128
128

EVERYTHING YOU CAN IMAGINE IS REAL: PROPERTY FROM AN IMPORTANT PRIVATE EUROPEAN COLLECTION

Henry Moore
SEATED FIGURE ON A LEDGE
Estimate
100,000150,000
LOT SOLD. 137,500 USD
JUMP TO LOT
128

EVERYTHING YOU CAN IMAGINE IS REAL: PROPERTY FROM AN IMPORTANT PRIVATE EUROPEAN COLLECTION

Henry Moore
SEATED FIGURE ON A LEDGE
Estimate
100,000150,000
LOT SOLD. 137,500 USD
JUMP TO LOT

Details & Cataloguing

Impressionist & Modern Art Day Sale

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New York

Henry Moore
1898 - 1986
SEATED FIGURE ON A LEDGE
Inscribed Moore and numbered 1/4
Bronze
Height: 10 1/4 in.
25.7 cm
Conceived in 1957 and cast in bronze in 1977 in a numbered edition of 4 plus one artist's proof. 
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This work is recorded in the archives of the Henry Moore Foundation.

Provenance

James Kirkman, London
Private Collection, Japan (and sold: Sotheby's, London, April 1, 1981, lot 84)
Acquired at the above sale

Literature

Alan Bowness, ed., Henry Moore, Complete Sculpture, 1955-64, vol. III, London, 1965, no. 432a, illustration of another cast p. 35 

Catalogue Note

Seated Figure on a Ledge belongs to a series of works from the late 1950s that Moore created while developing a commissioned sculpture for the UNESCO headquarters in Paris. Although Moore had experimented with seated—as opposed to reclining or standing—figures since the first part of the decade, the UNESCO project offered a very particular challenge: that of connecting figurative sculpture to its architectural surroundings. As art historian Herbert Read described: “the modern sculptor (and this includes Rodin) has an additional difficulty which arises from the lack of any unity of style in the artifacts of our contemporary civilization—the conflict between an architecture that is essentially functional and an art of sculpture that is still essentially symbolic (especially when it has a representative purpose) being a particularly acute instance” (quoted in Alan Bowness, op. cit., p. 6).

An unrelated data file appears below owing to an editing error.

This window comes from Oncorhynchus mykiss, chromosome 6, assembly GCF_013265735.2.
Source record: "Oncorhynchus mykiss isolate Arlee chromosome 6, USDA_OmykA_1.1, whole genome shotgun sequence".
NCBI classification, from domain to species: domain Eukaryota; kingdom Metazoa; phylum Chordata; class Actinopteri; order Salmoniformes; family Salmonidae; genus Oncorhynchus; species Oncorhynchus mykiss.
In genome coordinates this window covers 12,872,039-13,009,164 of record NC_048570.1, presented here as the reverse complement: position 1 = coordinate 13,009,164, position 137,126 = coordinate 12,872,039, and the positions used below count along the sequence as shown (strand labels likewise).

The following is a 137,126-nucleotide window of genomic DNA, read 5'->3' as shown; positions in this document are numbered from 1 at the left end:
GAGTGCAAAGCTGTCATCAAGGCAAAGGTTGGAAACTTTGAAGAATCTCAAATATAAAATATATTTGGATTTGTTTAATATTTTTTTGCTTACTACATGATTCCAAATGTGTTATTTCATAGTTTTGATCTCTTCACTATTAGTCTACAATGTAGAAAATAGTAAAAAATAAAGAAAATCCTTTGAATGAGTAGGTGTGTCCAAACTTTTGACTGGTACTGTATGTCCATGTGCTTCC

While this question took Moore years to resolve, it ultimately led his sculpture in new and dynamic directions. At odds with the practice of completing a sculpture for an existing building as a simple enhancement to the architecture, Moore thought of his sculpted figures as independent works of art that needed to be seen from all angles and not as adornments positioned against a flat surface. Moore’s solution was to create independent architectural elements for his sculptures—including walls, steps, chairs and ledges—to create self-contained and private settings for his figures. Although Moore eventually chose a reclining figure for the UNESCO project, he continued to expand his work on these individualized architectural settings for the remainder of the decade.

Impressionist & Modern Art Day Sale

|
New York